Time Management

Time – once it’s gone you can never get it back. Have you ever noticed as you get older time appears to pass more quickly? The long summer holidays you had as a child seemed to go on forever, but now a month flies by in the blink of an eye. 

We all have 24 hours in a day, but how and what you choose to do with your time can have a massive impact on your work and personal life. Effects of poor time management include:  

You will lack focus 

Being disorganised and not having timescales means that you can lose sight of what is really important. When this happens, you will focus on the urgent, not important, activities.  Without focus, how do you prevent crises in the future?   

You will miss deadlines 

If you are constantly completing urgent but not important tasks, how do you meet important deadlines? Without good time management deadlines can creep up on you or you can miss them completely. If you are rushing to meet a deadline, are you producing the kind of quality that you would if the task was well planned? 

You will look and feel disorganised

When you are not in control of your time, you tend to juggle lots of tasks meaning you end up extremely disorganised. Your to do list never gets any smaller, it’s harder to find things and you will get stressed. 

You overlook important details 

When you are struggling to fit everything in and rushing to meet deadlines, it's easy to overlook the details that are important.  In some instances, this can lead to significant errors.  It's a bad reflection on your professional ability.  It's definitely not the impression you want to make with the co-workers who depend on you. 

It can cause strained relationships 

If you are missing deadlines, being disorganised and producing substandard work, other people can feel frustrated with you. In turn, as your work load is piling up, you can also become more frustrated with them.  This can place a strain on relationships if it's not addressed.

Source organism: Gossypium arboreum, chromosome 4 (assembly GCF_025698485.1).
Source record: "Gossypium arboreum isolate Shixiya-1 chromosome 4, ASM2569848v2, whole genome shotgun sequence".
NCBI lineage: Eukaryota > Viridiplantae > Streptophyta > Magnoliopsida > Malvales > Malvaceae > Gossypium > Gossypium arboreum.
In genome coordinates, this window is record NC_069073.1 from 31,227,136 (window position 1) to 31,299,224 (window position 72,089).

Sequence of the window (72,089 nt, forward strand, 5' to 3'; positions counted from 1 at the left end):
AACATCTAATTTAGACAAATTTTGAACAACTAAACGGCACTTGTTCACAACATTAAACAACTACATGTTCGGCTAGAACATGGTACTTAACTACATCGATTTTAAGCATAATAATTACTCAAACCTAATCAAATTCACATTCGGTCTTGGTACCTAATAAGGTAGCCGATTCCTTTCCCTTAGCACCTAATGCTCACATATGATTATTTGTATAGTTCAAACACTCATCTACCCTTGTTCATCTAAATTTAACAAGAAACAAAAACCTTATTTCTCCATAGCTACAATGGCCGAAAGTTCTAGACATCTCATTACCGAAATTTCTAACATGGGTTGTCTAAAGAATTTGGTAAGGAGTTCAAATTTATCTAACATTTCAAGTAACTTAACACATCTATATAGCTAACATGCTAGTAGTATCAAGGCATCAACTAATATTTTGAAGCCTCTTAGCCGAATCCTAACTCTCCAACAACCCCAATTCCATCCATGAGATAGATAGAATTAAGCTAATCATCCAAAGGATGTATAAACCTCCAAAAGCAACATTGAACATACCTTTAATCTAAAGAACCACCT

Here are some top tips to help manage your time. 

Time Management Tips 

1. A good place to start is by recording what you normally do in a day or week. Simply make notes as the day progresses, recording how much time is spent on each task. Once complete reflect on what it is that you’ve spent your time on and what those tasks achieved. Once you can identify those time wasting non-productive tasks you can start to plan your days more productively. 

2. Email is a godsend these days, it means quick efficient communication. However, how many times have you been doing a piece of work and a message pops up to say you’ve got a message. The temptation is there to ‘just check it’s nothing important’ then you end up responding to it anyway. Then you have to get back into the zone to continue on your original task. Try checking your email three times a day and turning it off in-between, you’ll be surprised at how much time this will save.